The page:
In August 2004, I went to a local university to meet a “language partner.” Picture a casually dressed, fifty-something man walking through the parking lot with an elegant young woman. The director of the language partners program introduces them, gives them a list of suggested activities, and leaves it to them to make further arrangements.
“Dawn” is an engineer who wants help with her colloquial English. The fifty-something man wants to learn Turkish. Each wants to see the world through the eyes of the other culture.
The two arranged a first meeting in a wide-open public place-the university’s student union. They brought notebooks. He brought a Turkish elementary-school primer. They sat on adjacent chairs and practiced reading aloud.
On the second meeting, in the same place, Dawn introduced her husband “Freedom.” The researcher and Freedom chatted for a few minutes, discussing common interests in history and politics. The researcher apparently passed the test, since the couple extended an invitation to continue the lessons at their apartment.
When you are invited into a Turkish home, the researcher had learned, expect to be served food and drink, and be sure to bring a small gift. With this in mind, he purchased a book at a used bookstore. He knocked on the door, greeted the couple, and stepped in. Freedom reminded him to leave his shoes at the door. The three chatted for a few minutes about history and politics, Dawn served tea and cookies, and they began doing language work.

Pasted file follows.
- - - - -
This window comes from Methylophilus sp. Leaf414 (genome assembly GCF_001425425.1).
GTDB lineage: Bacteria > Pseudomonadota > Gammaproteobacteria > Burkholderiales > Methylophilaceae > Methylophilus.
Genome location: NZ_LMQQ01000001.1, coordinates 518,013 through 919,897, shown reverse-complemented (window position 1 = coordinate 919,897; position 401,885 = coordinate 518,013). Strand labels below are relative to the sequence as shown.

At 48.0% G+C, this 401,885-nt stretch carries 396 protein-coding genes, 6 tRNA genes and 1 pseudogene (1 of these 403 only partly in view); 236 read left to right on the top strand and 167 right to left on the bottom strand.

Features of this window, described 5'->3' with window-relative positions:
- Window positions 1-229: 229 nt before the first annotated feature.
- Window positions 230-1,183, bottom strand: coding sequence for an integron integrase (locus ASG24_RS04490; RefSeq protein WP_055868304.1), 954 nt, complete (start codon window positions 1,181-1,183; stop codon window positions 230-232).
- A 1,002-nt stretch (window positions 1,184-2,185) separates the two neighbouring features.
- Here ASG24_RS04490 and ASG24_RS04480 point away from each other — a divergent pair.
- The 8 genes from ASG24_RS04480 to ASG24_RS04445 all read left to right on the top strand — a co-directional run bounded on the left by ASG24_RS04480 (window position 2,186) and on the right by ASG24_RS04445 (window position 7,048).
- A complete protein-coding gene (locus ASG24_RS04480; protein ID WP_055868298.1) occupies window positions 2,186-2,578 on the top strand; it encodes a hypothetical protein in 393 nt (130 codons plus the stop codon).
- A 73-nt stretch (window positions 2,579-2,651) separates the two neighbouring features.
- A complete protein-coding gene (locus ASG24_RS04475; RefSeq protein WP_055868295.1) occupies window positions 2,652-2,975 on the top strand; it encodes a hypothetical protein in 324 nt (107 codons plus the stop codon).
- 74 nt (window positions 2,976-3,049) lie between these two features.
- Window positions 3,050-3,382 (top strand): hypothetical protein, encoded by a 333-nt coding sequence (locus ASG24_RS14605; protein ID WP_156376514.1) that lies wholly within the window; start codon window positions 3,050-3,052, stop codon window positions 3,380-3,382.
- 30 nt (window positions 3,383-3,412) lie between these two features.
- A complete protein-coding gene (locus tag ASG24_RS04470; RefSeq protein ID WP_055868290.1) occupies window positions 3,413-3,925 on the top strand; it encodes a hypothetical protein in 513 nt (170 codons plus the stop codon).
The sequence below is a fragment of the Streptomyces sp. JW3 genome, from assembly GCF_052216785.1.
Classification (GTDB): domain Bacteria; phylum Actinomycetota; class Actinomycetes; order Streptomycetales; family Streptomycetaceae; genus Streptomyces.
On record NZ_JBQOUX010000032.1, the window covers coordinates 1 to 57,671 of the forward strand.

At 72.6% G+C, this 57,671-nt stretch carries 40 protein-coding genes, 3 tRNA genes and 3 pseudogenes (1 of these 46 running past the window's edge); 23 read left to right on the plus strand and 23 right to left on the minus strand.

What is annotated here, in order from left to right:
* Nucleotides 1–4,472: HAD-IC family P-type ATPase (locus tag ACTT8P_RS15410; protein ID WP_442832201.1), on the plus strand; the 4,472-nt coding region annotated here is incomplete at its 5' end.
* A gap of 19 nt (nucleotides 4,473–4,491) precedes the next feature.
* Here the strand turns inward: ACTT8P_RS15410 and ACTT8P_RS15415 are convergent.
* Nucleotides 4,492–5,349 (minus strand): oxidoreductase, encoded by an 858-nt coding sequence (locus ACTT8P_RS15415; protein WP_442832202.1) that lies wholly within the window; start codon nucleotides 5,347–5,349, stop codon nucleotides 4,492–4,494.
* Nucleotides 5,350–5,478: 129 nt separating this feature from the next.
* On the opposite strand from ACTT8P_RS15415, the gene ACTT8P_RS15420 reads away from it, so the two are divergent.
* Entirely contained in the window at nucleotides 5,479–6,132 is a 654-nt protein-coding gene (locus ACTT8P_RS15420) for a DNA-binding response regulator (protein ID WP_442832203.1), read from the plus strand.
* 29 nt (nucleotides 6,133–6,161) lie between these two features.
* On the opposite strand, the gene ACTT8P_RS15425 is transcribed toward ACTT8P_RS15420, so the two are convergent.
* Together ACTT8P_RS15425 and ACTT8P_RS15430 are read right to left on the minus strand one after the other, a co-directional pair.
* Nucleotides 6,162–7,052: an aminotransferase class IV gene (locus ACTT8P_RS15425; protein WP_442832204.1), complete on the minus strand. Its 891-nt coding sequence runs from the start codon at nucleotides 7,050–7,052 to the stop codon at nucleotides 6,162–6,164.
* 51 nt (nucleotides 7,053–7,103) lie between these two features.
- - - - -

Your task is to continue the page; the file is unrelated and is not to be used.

This established the pattern the visits followed over the next eighteen months. The American would speak to Freedom first, discussing Freedom’s academic progress. He would present them with a small gift, usually an inexpensive but thoughtfully chosen book. Dawn would serve tea and a snack of some kind-baklava, spinach cake, yaprak dolmasi (stuffed grape leaves), and so on. The language partners would work together on their parallel projects while the husband was in the apartment. Week by week, I made progress in my Turkish textbook.
Since I am a professional writer, I also proofread Freedom’s scholarly papers for colloquial correctness. Towards the end of the experience, I also helped Dawn translate three affidavits into clear English.
A few months into the adventure, the researcher invited his young friends over for a Thanksgiving dinner. The Turkish couple brought a bouquet of roses. Dawn brought a pair of fluffy slippers in a grocery bag to wear while visiting, which greatly fascinated the American six-year-old daughter. The families ate together, then sat in the living room and talked while the six- and eight-year-old girls frolicked. The guests enjoyed being around children.